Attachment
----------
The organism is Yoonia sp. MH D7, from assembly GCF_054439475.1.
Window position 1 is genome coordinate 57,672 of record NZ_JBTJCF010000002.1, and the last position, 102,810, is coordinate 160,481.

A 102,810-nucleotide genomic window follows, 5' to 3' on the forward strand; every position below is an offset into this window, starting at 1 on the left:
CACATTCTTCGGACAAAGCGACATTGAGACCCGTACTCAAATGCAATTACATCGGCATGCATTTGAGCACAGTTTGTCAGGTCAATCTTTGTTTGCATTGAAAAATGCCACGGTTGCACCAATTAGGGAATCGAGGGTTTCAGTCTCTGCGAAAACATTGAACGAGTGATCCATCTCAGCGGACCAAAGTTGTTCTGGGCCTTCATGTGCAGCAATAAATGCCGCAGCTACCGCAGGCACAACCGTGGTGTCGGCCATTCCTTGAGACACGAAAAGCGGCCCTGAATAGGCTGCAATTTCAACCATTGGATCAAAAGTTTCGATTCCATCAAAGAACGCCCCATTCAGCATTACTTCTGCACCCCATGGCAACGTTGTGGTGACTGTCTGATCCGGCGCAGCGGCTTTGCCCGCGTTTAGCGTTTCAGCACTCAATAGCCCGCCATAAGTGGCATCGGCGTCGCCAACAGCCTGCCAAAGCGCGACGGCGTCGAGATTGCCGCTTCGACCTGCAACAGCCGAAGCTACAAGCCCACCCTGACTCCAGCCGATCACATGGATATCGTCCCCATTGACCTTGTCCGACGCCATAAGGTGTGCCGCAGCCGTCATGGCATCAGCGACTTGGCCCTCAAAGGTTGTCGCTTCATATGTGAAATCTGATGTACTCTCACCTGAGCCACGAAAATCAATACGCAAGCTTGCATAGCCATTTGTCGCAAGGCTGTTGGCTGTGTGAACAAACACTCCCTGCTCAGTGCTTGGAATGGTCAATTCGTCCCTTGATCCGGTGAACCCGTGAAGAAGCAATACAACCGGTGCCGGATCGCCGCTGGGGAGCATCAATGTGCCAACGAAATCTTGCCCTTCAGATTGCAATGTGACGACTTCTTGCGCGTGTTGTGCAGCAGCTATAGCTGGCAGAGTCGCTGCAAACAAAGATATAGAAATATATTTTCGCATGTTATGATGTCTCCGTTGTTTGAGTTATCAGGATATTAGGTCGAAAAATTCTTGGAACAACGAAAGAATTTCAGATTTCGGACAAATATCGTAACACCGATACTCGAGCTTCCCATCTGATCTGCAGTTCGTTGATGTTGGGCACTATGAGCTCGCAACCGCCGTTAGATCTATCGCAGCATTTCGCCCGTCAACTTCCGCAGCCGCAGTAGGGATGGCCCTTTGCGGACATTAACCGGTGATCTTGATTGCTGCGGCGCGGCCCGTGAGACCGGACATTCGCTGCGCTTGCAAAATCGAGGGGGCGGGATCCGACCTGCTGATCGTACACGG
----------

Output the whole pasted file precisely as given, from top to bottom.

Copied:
The organism is Yoonia sp. MH D7, from assembly GCF_054439475.1.
Window position 1 is genome coordinate 57,672 of record NZ_JBTJCF010000002.1, and the last position, 102,810, is coordinate 160,481.

A 102,810-nucleotide genomic window follows, 5' to 3' on the forward strand; every position below is an offset into this window, starting at 1 on the left:
CACATTCTTCGGACAAAGCGACATTGAGACCCGTACTCAAATGCAATTACATCGGCATGCATTTGAGCACAGTTTGTCAGGTCAATCTTTGTTTGCATTGAAAAATGCCACGGTTGCACCAATTAGGGAATCGAGGGTTTCAGTCTCTGCGAAAACATTGAACGAGTGATCCATCTCAGCGGACCAAAGTTGTTCTGGGCCTTCATGTGCAGCAATAAATGCCGCAGCTACCGCAGGCACAACCGTGGTGTCGGCCATTCCTTGAGACACGAAAAGCGGCCCTGAATAGGCTGCAATTTCAACCATTGGATCAAAAGTTTCGATTCCATCAAAGAACGCCCCATTCAGCATTACTTCTGCACCCCATGGCAACGTTGTGGTGACTGTCTGATCCGGCGCAGCGGCTTTGCCCGCGTTTAGCGTTTCAGCACTCAATAGCCCGCCATAAGTGGCATCGGCGTCGCCAACAGCCTGCCAAAGCGCGACGGCGTCGAGATTGCCGCTTCGACCTGCAACAGCCGAAGCTACAAGCCCACCCTGACTCCAGCCGATCACATGGATATCGTCCCCATTGACCTTGTCCGACGCCATAAGGTGTGCCGCAGCCGTCATGGCATCAGCGACTTGGCCCTCAAAGGTTGTCGCTTCATATGTGAAATCTGATGTACTCTCACCTGAGCCACGAAAATCAATACGCAAGCTTGCATAGCCATTTGTCGCAAGGCTGTTGGCTGTGTGAACAAACACTCCCTGCTCAGTGCTTGGAATGGTCAATTCGTCCCTTGATCCGGTGAACCCGTGAAGAAGCAATACAACCGGTGCCGGATCGCCGCTGGGGAGCATCAATGTGCCAACGAAATCTTGCCCTTCAGATTGCAATGTGACGACTTCTTGCGCGTGTTGTGCAGCAGCTATAGCTGGCAGAGTCGCTGCAAACAAAGATATAGAAATATATTTTCGCATGTTATGATGTCTCCGTTGTTTGAGTTATCAGGATATTAGGTCGAAAAATTCTTGGAACAACGAAAGAATTTCAGATTTCGGACAAATATCGTAACACCGATACTCGAGCTTCCCATCTGATCTGCAGTTCGTTGATGTTGGGCACTATGAGCTCGCAACCGCCGTTAGATCTATCGCAGCATTTCGCCCGTCAACTTCCGCAGCCGCAGTAGGGATGGCCCTTTGCGGACATTAACCGGTGATCTTGATTGCTGCGGCGCGGCCCGTGAGACCGGACATTCGCTGCGCTTGCAAAATCGAGGGGGCGGGATCCGACCTGCTGATCGTACACGG